If found to be incapacitated and even if a guardian is appointed, the person could have a lucid moment and create a will.

Often, I have clients who have a letter from their physician stating that their spouse, or other family member is no longer able to make decisions regarding health care, or even manage finances. Putting this information in writing, in the patient’s medical record, can trigger a health care surrogate’s authority to act, allowing the surrogate to access to medical records and the ability to speak directly to the physician. Other times, the letter is used to allow the successor trustee under a trust to take over financial management of a trust account. However, this letter does not prove the person to be legally incapacitated, just unable to manage.

You may have heard the term “planning for incapacity”.  No one plans to become incapacitated but plans for the possibility and creates documents to avoid a guardianship should a time come when they need help with medical or financial decision making.

Properly prepared, and properly executed documents are like buying insurance. You hope you don’t need it, but you certainly don’t want to be without it if you do.

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Reviews & Ratings
  • google
    5.0/5.0

    Making end of life plans is never easy, but Teresa Bowman and her staff were efficient and compassionate. I highly recommend them for eldercare planning.

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    Sondra Nagar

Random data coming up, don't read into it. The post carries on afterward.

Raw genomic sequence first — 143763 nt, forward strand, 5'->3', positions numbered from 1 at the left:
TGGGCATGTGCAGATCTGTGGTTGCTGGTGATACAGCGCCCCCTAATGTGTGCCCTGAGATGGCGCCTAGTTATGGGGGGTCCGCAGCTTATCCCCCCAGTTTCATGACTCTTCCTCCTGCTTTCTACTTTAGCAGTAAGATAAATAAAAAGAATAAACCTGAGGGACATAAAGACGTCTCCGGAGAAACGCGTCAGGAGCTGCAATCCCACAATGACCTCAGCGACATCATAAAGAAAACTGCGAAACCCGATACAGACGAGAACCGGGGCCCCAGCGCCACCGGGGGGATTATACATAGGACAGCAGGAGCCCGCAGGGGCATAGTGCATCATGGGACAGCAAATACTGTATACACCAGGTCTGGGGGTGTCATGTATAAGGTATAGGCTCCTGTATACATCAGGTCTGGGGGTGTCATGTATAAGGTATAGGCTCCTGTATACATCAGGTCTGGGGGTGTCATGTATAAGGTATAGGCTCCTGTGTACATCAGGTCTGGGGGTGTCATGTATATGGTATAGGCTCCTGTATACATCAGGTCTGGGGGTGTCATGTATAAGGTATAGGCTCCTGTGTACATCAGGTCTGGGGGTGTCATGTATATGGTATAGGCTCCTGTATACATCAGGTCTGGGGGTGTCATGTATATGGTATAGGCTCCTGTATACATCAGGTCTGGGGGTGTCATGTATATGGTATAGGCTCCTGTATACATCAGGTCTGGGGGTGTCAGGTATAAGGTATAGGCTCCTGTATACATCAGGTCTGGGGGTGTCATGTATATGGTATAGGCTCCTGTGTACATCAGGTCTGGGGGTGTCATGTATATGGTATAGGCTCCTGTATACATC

• lawyers
    5.0/5.0

    I have been a client of Teresa Bowman for several years and feel so secure knowing I can rely on her and her associate, Rachel Schadt, to guide me through the many legal issues involved with estate planning and my care as I get older. I feel confide...

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    Client

  • lawyers
    5.0/5.0

    Her office was very competent in handling our problem with finding treatment for a 100 year old woman who needed financial and health care with living arrangements.

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    Client

  • google
    5.0/5.0

    I can't say enough good things about Teresa and her office. Mom had a tragic fall in Ohio and we had to air ambulance her to Florida. All of the Ohio documents had to be redone. From the initial meeting, she and her office were very thorough, orga...

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    jan reimer

  • google
    5.0/5.0

    Our family experience with the Teresa Bowman practice has been exemplary! Professionalism and empathy beyond words. A personal and professional gift at this time in our world and our immediate family lives. Gratitude and confidence shall be ongoing!

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    Debra Ruppert

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News
  • "The National Elder Law Foundation (NELF) – the only organization approved by the American Bar Association to offer certification in the area of elder law, has announced that Teresa K. Bowman, Esq., of Sarasota has successfully completed its examination leading to such certification."

  • "I am pleased to announce that I have joined the firm of McLin Burnsed, based in Leesburg and in The Villages Community, as an attorney of counsel. McLin Burnsed has maintained a presence in the Leesburg and Villages area for over 45 years and are expanding their practice to include Elder Law."